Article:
As you can tell from the excerpt, the article clearly takes a skeptical view of the Constitution’s “sacredness”, but I feel it is a thought-provoking read, and it does highlight some troubling trends that stem, at least to some degree, from the way the Constitution is applied and interpreted:

Since economic polarisation is a global phenomenon, a sclerotic 18th century Constitution can’t be entirely to blame. But an increasingly unrepresentative system obviously doesn’t help. Thanks to a Senate that gives equal representation to all 50 states even though the largest (California) is now some 65 times more populous than the smallest (Wyoming), U.S. government is arguably more undemocratic now than it was even in the 19th century.

In the 114th US Congress, 67.8 million people voted for senators who caucus with the Democratic Party, while 47.1 million voted for senators who caucus with the Republican Party. Yet those 67.8 million votes elected 46 senators while the 47.1 million votes elected 54 senators. Call this what you will, but representative it’s not. Thanks to a bizarre filibuster system that allows 41 senators (representing as little as 11 per cent of the population) to prevent any bill from reaching the floor, it has never been more unfair. Yet a fix is impossible. The results in the economic realm are all too obvious. While other countries have succeeded to a degree in bucking the trend toward financial oligopoly, the U.S. has given it free reign. The system continues tottering forward because no one is able to come up with a viable alternative.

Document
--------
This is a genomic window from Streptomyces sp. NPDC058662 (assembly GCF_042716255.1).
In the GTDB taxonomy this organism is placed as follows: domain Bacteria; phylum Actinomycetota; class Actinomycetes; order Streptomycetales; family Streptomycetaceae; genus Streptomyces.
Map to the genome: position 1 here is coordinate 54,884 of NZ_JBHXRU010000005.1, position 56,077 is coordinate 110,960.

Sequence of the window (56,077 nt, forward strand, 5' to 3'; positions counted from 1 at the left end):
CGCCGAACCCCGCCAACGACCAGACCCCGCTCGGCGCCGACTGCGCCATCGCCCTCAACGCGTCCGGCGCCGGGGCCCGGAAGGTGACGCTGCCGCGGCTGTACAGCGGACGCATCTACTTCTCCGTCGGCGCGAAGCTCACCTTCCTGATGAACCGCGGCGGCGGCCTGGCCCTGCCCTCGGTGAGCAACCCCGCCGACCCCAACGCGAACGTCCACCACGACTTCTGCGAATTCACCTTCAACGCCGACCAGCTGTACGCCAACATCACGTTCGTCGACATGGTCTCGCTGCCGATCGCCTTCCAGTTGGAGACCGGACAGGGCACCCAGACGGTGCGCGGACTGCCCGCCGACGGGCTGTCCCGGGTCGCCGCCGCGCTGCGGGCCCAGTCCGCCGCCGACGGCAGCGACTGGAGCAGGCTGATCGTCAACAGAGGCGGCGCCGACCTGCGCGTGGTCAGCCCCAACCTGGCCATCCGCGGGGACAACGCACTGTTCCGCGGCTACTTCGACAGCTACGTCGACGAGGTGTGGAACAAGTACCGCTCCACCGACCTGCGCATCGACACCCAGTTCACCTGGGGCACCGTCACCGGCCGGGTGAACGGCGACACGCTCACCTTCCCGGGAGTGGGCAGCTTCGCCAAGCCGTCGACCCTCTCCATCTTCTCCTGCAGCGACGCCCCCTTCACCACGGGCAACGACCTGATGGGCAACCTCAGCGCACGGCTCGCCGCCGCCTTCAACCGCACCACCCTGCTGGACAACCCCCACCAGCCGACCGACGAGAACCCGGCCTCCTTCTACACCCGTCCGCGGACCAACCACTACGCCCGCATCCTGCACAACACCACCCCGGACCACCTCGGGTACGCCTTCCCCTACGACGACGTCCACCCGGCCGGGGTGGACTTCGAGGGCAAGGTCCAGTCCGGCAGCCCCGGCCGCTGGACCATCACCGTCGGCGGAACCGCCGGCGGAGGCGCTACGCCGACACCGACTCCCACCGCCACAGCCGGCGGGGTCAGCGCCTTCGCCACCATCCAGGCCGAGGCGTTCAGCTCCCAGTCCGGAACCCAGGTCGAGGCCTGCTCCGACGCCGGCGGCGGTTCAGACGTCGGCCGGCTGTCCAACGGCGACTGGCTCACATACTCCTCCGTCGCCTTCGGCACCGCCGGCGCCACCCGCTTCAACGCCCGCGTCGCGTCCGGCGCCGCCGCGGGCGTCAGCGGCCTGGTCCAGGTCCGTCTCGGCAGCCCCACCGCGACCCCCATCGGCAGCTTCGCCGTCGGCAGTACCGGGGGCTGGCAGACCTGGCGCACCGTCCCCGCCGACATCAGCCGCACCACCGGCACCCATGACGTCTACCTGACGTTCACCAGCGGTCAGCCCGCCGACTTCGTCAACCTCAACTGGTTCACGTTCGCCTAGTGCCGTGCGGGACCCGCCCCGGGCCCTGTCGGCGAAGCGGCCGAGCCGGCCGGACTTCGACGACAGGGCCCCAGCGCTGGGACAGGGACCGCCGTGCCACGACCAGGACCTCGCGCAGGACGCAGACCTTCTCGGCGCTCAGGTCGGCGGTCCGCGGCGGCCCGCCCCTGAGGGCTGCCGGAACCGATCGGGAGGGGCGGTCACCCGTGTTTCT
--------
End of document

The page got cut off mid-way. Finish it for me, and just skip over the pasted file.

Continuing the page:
Throughout my many college courses in political science and law, I came across a consistent theme: that the U.S. Constitution was deliberately designed to promote deadlock and create a high bar for laws to pass. The logic was that this would prevent the government from being swayed by one populist whim after another, while representatives would be forced to appeal to their higher nature by coming together rather than allow gridlock to transpire (incidentally, partisan politics — and for that matter actual political parties — were virtually nonexistent at the time of the nation’s founding).

But given the present circumstances, namely how much media, politics, and the wider world have changed, is this approach too dated, if not naive? Is it feasible to retain the Constitution’s strict approach to change? Has politics become so cynical and oligarchic as to render the status quo in law and elections abusive? Maybe the problem isn’t the Constitution, but the politicians, or perhaps the public…or perhaps all of the above?

I encourage you to read the rest of the article and share what you think? How should this document — and by extension American government and law — be treated?